This Day in History: April 6
- Published: Apr 6, 2016, 4 AM
President Woodrow Wilson pledged United States neutrality during World War I, but German hostilities toward American ships and a desire to support British and French allies eventually forced his hand.
Wilson finally asked Congress for a “war to end all wars” that would “make the world safe for democracy.”
April 6, 1917, two days after the U.S. Senate voted 82 to 6 to declare war against Germany, the U.S. House of Representatives endorsed the declaration by a vote of 373 to 50, and the U.S. joined its allies in fighting World War I.
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Under the command of Maj. Gen. John J. Pershing, more than 2 million U.S. soldiers fought on battlefields in France.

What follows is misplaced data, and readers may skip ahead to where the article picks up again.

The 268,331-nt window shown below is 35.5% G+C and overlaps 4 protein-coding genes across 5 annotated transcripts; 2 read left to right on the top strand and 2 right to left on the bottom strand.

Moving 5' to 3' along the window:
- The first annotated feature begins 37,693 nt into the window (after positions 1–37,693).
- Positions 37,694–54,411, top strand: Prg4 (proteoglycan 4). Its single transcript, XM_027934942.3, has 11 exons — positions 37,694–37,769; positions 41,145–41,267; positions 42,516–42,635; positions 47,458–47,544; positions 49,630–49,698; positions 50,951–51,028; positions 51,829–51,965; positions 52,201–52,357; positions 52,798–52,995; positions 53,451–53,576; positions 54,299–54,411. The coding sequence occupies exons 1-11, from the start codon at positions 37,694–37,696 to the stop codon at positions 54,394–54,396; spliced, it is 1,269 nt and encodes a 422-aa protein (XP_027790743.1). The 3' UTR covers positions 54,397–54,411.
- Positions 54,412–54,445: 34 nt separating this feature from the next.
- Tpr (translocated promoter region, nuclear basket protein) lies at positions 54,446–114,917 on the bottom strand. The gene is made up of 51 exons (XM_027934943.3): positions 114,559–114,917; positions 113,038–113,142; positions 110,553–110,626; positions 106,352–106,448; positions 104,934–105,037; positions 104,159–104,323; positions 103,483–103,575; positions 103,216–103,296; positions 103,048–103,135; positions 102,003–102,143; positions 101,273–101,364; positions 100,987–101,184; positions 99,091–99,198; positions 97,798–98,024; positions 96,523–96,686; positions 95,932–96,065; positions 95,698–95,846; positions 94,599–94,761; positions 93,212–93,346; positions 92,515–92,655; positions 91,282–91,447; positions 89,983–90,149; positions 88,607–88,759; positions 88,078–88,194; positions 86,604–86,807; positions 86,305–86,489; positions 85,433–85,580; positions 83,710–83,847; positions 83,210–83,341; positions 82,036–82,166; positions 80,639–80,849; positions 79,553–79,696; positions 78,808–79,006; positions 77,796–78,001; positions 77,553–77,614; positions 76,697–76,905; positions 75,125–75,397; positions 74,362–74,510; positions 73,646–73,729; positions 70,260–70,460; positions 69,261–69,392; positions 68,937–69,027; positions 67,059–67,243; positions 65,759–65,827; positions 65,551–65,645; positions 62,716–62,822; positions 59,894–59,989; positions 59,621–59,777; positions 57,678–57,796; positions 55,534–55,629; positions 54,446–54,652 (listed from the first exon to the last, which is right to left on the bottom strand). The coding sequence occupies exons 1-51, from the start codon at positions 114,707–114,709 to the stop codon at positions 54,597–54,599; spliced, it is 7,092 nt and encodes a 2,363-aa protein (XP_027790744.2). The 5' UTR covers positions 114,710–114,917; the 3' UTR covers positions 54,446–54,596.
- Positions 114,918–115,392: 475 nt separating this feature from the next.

The American Numismatic Society issued a uniface medal celebrating American entrance into the war, the 31st medal of the series issued by the ANS.
The medal measures 88.9 millimeters in diameter and was struck by the Medallic Art Co. of New York.
The design by Eli Harvey features an eagle, wings aloft, ready to defend itself, in obvious symbolism.
Gen. Pershing reportedly received an example of the medal in the theater of war, according to medallicartcollector.com, and praised the design in a letter to Harvey.
The medal has a reported mintage of one or two pieces in gold, 50 in silver and 117 pieces in bronze.
A bronze example was offered in Stacks Bowers Galleries’ November 2015 Baltimore auction, where it realized $111.63 including the buyer’s fee.
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